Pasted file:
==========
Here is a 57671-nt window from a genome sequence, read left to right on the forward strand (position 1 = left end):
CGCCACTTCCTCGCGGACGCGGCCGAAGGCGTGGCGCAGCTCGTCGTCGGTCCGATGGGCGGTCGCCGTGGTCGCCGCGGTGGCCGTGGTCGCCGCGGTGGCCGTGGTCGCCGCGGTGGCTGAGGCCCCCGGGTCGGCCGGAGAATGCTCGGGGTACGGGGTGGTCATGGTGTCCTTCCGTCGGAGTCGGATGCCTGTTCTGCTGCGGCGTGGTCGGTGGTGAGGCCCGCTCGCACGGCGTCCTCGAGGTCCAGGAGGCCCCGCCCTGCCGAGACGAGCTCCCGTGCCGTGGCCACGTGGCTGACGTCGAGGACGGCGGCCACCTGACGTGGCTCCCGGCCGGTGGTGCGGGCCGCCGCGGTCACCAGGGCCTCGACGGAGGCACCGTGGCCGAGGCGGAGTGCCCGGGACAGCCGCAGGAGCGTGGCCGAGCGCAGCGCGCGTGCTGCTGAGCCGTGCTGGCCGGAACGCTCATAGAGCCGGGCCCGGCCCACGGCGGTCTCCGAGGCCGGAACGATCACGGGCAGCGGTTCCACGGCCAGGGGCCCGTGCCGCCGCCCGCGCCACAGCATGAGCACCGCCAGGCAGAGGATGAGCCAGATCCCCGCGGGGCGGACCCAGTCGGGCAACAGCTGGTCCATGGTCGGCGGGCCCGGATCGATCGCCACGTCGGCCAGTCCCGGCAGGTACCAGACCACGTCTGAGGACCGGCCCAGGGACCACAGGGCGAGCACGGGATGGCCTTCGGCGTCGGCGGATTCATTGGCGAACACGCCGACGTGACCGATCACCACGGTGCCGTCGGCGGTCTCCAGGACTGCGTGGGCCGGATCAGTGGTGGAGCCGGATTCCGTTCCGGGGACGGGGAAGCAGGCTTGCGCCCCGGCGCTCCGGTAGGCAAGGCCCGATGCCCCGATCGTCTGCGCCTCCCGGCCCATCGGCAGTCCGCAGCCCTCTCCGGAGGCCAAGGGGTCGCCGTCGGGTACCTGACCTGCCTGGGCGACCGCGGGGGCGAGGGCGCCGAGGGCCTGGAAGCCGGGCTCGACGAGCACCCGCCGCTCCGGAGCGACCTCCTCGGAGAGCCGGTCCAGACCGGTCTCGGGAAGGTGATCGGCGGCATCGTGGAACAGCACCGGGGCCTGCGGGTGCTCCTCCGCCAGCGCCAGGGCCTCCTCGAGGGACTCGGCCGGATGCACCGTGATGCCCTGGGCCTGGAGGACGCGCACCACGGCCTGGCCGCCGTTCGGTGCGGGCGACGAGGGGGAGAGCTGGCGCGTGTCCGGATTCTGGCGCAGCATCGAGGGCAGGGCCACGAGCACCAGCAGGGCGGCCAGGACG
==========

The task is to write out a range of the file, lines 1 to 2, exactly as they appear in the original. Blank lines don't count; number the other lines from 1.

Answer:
Here is a 57671-nt window from a genome sequence, read left to right on the forward strand (position 1 = left end):
CGCCACTTCCTCGCGGACGCGGCCGAAGGCGTGGCGCAGCTCGTCGTCGGTCCGATGGGCGGTCGCCGTGGTCGCCGCGGTGGCCGTGGTCGCCGCGGTGGCCGTGGTCGCCGCGGTGGCTGAGGCCCCCGGGTCGGCCGGAGAATGCTCGGGGTACGGGGTGGTCATGGTGTCCTTCCGTCGGAGTCGGATGCCTGTTCTGCTGCGGCGTGGTCGGTGGTGAGGCCCGCTCGCACGGCGTCCTCGAGGTCCAGGAGGCCCCGCCCTGCCGAGACGAGCTCCCGTGCCGTGGCCACGTGGCTGACGTCGAGGACGGCGGCCACCTGACGTGGCTCCCGGCCGGTGGTGCGGGCCGCCGCGGTCACCAGGGCCTCGACGGAGGCACCGTGGCCGAGGCGGAGTGCCCGGGACAGCCGCAGGAGCGTGGCCGAGCGCAGCGCGCGTGCTGCTGAGCCGTGCTGGCCGGAACGCTCATAGAGCCGGGCCCGGCCCACGGCGGTCTCCGAGGCCGGAACGATCACGGGCAGCGGTTCCACGGCCAGGGGCCCGTGCCGCCGCCCGCGCCACAGCATGAGCACCGCCAGGCAGAGGATGAGCCAGATCCCCGCGGGGCGGACCCAGTCGGGCAACAGCTGGTCCATGGTCGGCGGGCCCGGATCGATCGCCACGTCGGCCAGTCCCGGCAGGTACCAGACCACGTCTGAGGACCGGCCCAGGGACCACAGGGCGAGCACGGGATGGCCTTCGGCGTCGGCGGATTCATTGGCGAACACGCCGACGTGACCGATCACCACGGTGCCGTCGGCGGTCTCCAGGACTGCGTGGGCCGGATCAGTGGTGGAGCCGGATTCCGTTCCGGGGACGGGGAAGCAGGCTTGCGCCCCGGCGCTCCGGTAGGCAAGGCCCGATGCCCCGATCGTCTGCGCCTCCCGGCCCATCGGCAGTCCGCAGCCCTCTCCGGAGGCCAAGGGGTCGCCGTCGGGTACCTGACCTGCCTGGGCGACCGCGGGGGCGAGGGCGCCGAGGGCCTGGAAGCCGGGCTCGACGAGCACCCGCCGCTCCGGAGCGACCTCCTCGGAGAGCCGGTCCAGACCGGTCTCGGGAAGGTGATCGGCGGCATCGTGGAACAGCACCGGGGCCTGCGGGTGCTCCTCCGCCAGCGCCAGGGCCTCCTCGAGGGACTCGGCCGGATGCACCGTGATGCCCTGGGCCTGGAGGACGCGCACCACGGCCTGGCCGCCGTTCGGTGCGGGCGACGAGGGGGAGAGCTGGCGCGTGTCCGGATTCTGGCGCAGCATCGAGGGCAGGGCCACGAGCACCAGCAGGGCGGCCAGGACG